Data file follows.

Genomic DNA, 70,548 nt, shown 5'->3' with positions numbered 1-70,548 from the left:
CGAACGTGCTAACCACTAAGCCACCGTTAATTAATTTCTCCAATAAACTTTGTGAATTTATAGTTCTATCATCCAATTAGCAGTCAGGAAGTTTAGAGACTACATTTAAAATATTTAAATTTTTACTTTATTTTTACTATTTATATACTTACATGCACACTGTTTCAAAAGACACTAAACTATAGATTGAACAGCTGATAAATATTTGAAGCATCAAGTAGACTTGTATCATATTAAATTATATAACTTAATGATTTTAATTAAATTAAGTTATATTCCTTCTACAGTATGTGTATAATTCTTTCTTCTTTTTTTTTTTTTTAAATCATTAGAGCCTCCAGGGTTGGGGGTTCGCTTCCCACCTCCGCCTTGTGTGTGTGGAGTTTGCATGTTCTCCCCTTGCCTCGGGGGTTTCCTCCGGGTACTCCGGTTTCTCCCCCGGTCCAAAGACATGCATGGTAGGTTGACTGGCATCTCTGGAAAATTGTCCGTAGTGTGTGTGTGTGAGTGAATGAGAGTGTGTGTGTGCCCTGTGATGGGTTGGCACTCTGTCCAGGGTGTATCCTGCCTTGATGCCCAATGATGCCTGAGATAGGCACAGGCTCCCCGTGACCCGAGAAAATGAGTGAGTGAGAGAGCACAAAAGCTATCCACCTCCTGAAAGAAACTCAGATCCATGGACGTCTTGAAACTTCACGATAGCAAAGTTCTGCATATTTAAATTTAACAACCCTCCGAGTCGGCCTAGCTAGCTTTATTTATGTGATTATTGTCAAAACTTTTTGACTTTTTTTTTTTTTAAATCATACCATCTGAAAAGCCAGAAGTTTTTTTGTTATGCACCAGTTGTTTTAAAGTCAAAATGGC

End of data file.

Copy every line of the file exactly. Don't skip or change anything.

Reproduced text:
Genomic DNA, 70,548 nt, shown 5'->3' with positions numbered 1-70,548 from the left:
CGAACGTGCTAACCACTAAGCCACCGTTAATTAATTTCTCCAATAAACTTTGTGAATTTATAGTTCTATCATCCAATTAGCAGTCAGGAAGTTTAGAGACTACATTTAAAATATTTAAATTTTTACTTTATTTTTACTATTTATATACTTACATGCACACTGTTTCAAAAGACACTAAACTATAGATTGAACAGCTGATAAATATTTGAAGCATCAAGTAGACTTGTATCATATTAAATTATATAACTTAATGATTTTAATTAAATTAAGTTATATTCCTTCTACAGTATGTGTATAATTCTTTCTTCTTTTTTTTTTTTTTAAATCATTAGAGCCTCCAGGGTTGGGGGTTCGCTTCCCACCTCCGCCTTGTGTGTGTGGAGTTTGCATGTTCTCCCCTTGCCTCGGGGGTTTCCTCCGGGTACTCCGGTTTCTCCCCCGGTCCAAAGACATGCATGGTAGGTTGACTGGCATCTCTGGAAAATTGTCCGTAGTGTGTGTGTGTGAGTGAATGAGAGTGTGTGTGTGCCCTGTGATGGGTTGGCACTCTGTCCAGGGTGTATCCTGCCTTGATGCCCAATGATGCCTGAGATAGGCACAGGCTCCCCGTGACCCGAGAAAATGAGTGAGTGAGAGAGCACAAAAGCTATCCACCTCCTGAAAGAAACTCAGATCCATGGACGTCTTGAAACTTCACGATAGCAAAGTTCTGCATATTTAAATTTAACAACCCTCCGAGTCGGCCTAGCTAGCTTTATTTATGTGATTATTGTCAAAACTTTTTGACTTTTTTTTTTTTTAAATCATACCATCTGAAAAGCCAGAAGTTTTTTTGTTATGCACCAGTTGTTTTAAAGTCAAAATGGC